at the Uni­ver­sity of Cal­i­for­nia, San Fran­cisco, first began study­ing women who were turned away from abor­tion clin­ics, she was struck by how lit­tle data there were. A few clin­ics kept records, but no one had com­piled them nation­ally. And there was no research on how these women fared over time. What, Fos­ter won­dered, were the con­se­quences of hav­ing to carry an unwanted preg­nancy to term? Did it take a higher psy­cho­log­i­cal or eco­nomic toll than hav­ing an abor­tion? Or was the reverse true — did the new baby make up for any social or finan­cial difficulties?

It’s not that the study was so hard to do,” Fos­ter says. But no one had done it before. Since Roe v. Wade was decided in 1973, the debate over abor­tion has focused pri­mar­ily on the ram­i­fi­ca­tions of hav­ing one…

… Most stud­ies on the effects of abor­tion com­pare women who have abor­tions with those who choose to carry their preg­nan­cies to term. It is like com­par­ing peo­ple who are divorced with peo­ple who stay mar­ried, instead of peo­ple who get the divorce they want with the peo­ple who don’t. Fos­ter saw this as a fun­da­men­tal flaw.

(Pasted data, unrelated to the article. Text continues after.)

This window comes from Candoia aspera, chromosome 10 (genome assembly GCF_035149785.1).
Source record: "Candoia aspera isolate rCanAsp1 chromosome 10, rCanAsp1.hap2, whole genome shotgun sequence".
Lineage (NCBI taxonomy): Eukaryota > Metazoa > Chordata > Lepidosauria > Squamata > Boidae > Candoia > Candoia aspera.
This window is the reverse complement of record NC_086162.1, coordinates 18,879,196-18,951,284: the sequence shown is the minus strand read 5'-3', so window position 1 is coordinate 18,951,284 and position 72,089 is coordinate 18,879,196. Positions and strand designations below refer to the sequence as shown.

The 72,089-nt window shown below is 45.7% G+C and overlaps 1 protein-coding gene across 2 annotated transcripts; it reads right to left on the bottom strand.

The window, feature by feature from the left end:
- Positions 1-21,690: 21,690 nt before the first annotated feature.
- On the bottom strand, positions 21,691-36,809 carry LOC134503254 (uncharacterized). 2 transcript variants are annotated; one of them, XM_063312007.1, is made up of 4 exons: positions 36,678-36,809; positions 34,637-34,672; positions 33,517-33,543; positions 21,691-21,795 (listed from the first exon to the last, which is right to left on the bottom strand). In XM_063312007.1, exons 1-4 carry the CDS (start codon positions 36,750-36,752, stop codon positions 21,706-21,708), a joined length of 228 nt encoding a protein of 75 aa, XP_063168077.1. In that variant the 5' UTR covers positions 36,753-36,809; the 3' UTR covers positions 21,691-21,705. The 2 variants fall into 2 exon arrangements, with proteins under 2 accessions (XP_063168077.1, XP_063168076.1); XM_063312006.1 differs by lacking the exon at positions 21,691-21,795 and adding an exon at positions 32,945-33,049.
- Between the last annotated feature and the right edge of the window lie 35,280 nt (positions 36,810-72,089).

What is the Tur­n­away Study? by Diana Greene Fos­ter at ANSIRH (advanc­ing new stan­dards in repro­duc­tive health) at the Uni­ver­sity of California

abor­tion laws by state at the Guttmacher Insti­tute

APA Releases New Report: Abor­tion No Threat to Women’s Men­tal Health by Rachel Walden at the National Women’s Health Network